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Photo Credit: NYC Department of Correction


East Elmhurst, NY (January 28, 2022) – In a first for DOC, the Programming Division and outside partners have successfully streamed a live performance of a Broadway play onto Rikers Island.


On Wednesday, January 12, people in custody at the Veteran’s Unit at the Anna M. Kross Center (AMKC) viewed Second Stage Theater’s hit show “Clyde’s,” written by Lynn Nottage and directed by Kate Whoriskey, as it was taking place a borough away at the Helen Hayes Theater on Broadway. The play, whose characters include four formerly incarcerated people working at a truck stop diner run by a fellow former prisoner, speaks to the experiences and challenges people who are formerly incarcerated face as they struggle to reenter society—struggles that many in custody can related to.


The unique programming was made possible after DOC partnered with the Art for Justice Fund, the Ford Foundation, Second Stage Theater, and streaming provider Assemble Stream. It was the first of what DOC hopes become many more instances of live, remote programming for people in custody.


“We are proud of the work we are doing to provide theater and visual arts in our facilities,” said Commissioner Louis Molina. “From distributing self-guided materials to streaming a live Broadway play just shows how far we will go and our commitment to providing services no matter the circumstances.”


Over the past 2 years, COVID-19 precautions have impacted DOC’s ability to consistently provide in-person programming to people in custody, and as a result many in-person programs and services have been either suspended or modified. Even with these challenges, the agency’s commitment to providing quality programming has never ceased, whether it has meant distributing self-guided materials and activities via tablets or printed packets or, in the case of “Clyde’s”, pioneering a way to beam Broadway into a jail dorm.

Click here for video of the livestream event. Raw footage available upon request.


“I am so happy that we were able to pull this off! Through hard-work and close collaboration with the Ford Foundation, we will try to provide livestreams like this wherever possible,” said DOC Director of Arts Education Tommy Demenkoff. “Will continue to monitor and adapt based on the feedback and experiences of those that participate.”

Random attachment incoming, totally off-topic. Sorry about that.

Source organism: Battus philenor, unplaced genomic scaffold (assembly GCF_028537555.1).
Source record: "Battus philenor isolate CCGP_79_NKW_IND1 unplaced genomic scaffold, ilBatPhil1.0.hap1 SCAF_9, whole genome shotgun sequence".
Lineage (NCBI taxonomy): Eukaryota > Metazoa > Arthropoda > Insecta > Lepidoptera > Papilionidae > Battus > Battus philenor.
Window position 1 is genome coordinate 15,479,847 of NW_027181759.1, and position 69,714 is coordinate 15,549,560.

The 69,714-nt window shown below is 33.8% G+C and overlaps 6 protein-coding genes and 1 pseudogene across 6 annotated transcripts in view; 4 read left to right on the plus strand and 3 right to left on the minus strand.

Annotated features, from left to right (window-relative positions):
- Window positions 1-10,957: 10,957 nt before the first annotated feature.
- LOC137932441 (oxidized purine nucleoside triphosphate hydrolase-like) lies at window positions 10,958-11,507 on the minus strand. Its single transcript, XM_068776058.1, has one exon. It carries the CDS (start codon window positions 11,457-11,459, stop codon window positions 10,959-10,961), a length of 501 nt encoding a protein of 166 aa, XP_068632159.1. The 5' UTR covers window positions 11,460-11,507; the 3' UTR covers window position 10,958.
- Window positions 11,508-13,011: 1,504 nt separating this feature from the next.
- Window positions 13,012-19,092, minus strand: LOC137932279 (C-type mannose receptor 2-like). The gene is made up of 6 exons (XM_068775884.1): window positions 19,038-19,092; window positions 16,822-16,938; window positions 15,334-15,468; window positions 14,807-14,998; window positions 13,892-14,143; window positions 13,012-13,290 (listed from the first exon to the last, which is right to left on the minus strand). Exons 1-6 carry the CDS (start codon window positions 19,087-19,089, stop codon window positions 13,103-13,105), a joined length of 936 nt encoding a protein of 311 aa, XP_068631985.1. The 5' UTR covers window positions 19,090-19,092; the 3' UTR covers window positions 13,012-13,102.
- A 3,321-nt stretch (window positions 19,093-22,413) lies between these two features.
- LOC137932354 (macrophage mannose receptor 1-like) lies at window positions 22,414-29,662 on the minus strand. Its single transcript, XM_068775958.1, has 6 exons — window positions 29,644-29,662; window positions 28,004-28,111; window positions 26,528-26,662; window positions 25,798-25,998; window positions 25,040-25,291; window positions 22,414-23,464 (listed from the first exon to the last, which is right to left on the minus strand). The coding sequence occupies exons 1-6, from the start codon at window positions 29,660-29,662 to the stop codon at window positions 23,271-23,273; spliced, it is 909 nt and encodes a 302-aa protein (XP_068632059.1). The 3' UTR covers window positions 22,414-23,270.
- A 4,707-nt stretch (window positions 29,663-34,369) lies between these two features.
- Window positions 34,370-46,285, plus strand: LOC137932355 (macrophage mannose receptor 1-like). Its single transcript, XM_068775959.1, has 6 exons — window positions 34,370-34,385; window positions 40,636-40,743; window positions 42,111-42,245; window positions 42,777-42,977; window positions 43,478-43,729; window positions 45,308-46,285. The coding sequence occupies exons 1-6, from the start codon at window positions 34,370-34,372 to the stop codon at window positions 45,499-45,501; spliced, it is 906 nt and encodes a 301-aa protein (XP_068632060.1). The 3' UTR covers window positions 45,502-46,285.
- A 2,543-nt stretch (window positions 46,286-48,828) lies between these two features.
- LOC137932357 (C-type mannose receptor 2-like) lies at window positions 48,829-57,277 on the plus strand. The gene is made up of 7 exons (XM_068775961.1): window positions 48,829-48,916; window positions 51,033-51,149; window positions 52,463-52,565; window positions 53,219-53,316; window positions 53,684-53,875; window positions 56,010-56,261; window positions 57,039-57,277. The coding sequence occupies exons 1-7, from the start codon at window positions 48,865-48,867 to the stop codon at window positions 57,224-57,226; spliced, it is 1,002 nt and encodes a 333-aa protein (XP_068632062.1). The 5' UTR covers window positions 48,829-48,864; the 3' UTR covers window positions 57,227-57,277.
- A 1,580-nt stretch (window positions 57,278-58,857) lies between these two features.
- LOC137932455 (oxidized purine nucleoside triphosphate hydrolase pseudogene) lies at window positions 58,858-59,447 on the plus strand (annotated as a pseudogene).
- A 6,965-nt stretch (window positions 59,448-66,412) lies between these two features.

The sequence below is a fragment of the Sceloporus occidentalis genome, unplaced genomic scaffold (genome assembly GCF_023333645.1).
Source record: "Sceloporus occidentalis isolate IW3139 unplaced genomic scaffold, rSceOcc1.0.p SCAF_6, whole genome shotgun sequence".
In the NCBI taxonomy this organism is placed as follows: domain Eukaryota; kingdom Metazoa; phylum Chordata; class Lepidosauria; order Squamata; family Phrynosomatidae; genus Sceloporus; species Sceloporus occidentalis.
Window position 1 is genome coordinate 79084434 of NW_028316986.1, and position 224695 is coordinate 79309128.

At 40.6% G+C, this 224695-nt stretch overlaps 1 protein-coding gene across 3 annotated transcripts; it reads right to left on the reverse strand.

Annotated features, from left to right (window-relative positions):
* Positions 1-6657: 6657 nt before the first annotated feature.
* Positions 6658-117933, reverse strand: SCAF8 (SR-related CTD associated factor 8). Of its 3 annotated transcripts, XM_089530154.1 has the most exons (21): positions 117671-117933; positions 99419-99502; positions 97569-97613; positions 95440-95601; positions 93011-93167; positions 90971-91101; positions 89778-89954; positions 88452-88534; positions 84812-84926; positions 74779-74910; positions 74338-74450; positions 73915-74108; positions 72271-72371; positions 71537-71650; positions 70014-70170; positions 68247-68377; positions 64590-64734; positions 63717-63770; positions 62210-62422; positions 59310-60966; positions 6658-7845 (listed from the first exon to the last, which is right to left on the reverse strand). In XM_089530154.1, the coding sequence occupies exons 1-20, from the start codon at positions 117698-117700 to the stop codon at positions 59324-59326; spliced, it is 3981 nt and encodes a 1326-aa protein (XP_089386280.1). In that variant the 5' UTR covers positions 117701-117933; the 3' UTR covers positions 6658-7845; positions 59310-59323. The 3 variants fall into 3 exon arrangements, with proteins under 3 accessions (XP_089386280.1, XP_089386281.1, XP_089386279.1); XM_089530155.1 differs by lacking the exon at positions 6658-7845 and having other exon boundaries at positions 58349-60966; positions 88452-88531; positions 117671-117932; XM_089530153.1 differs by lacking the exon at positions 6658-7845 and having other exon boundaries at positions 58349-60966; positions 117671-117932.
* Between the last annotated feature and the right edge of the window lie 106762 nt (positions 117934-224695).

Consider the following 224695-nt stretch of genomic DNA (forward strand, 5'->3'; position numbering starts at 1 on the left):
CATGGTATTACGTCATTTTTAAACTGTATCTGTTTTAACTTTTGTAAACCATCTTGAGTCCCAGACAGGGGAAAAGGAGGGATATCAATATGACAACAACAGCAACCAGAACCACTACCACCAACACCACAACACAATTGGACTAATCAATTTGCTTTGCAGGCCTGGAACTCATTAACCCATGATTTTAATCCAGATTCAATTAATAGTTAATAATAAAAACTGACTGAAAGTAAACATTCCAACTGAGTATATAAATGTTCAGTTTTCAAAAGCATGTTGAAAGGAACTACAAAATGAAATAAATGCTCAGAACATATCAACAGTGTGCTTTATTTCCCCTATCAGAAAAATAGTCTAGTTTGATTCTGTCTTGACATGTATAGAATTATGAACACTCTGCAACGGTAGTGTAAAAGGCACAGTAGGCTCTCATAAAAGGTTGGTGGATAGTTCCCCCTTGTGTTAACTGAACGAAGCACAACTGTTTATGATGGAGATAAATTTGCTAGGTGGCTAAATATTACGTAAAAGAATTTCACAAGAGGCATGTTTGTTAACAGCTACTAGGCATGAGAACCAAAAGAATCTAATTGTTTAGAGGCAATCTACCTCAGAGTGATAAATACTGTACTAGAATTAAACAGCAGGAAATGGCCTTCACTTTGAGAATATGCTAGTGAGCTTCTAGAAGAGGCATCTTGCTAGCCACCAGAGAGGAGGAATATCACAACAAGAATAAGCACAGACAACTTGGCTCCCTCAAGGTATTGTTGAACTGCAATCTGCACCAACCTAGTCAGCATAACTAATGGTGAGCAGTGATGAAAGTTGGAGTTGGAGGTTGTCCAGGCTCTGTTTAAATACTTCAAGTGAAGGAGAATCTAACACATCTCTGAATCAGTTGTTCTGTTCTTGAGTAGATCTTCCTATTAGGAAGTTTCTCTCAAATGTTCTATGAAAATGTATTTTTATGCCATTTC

“We are grateful to Lynn Nottage and Second Stage Theater for insisting on pushing the boundaries of theater and engaging new audiences,” said Helena Huang, Project Director for the Art for Justice Fund. “Their work exemplifies art’s unique power to cultivate empathy and advance social change.

“Second Stage Theater was thrilled to partner with show sponsor Art For Justice Fund and the Ford Foundation to share the live simulcast of Clyde’s with members of the Veteran’s Unit at Rikers Island,” said Second Stage Executive Director Khady Kamara. “One of our main goals with Clyde’s was to make the production as accessible as possible, including via the simulcast, so to have it be embraced by this community was especially rewarding for everyone involved.”

“We are thrilled that we can invite new audiences to experience theatre. The conversation we had with people at Rikers directly informed the acting choices the following performance,” said “Clyde’s” Director Kate Whoriskey. “The Ford Foundation knows that dialogue between artists and communities have such profound influences on the work. We thank them and the folks at Rikers for enriching what’s on stage.”

“As a Web3 technology company, we are thrilled to be able to enable virtual access to live content like ‘Clyde’s,’ said Katie McKenna, VP of Marketing and Business Development at Assemble Stream, the streaming service that worked with the Second Stage Theater and the Art for Justice Fund to make it happen.

Following the performance, “Clyde’s” playwright, Lynn Nottage, director Kate Whoriskey, and several cast members participated in a discussion about the play with the group in the Veteran’s Unit.

Programs and services have been an integral part of DOC’s history, culture and strategy for safety and reform. Programming improves safety and conditions, increases detainee engagement and morale, reduces violence, and provides people in custody with tools they can take with them when they return to their communities.



About the Department of Correction

The New York City Department of Correction (DOC) is dedicated to creating a safe and supportive environment while providing individuals in our care with a path to successfully re-enter their communities.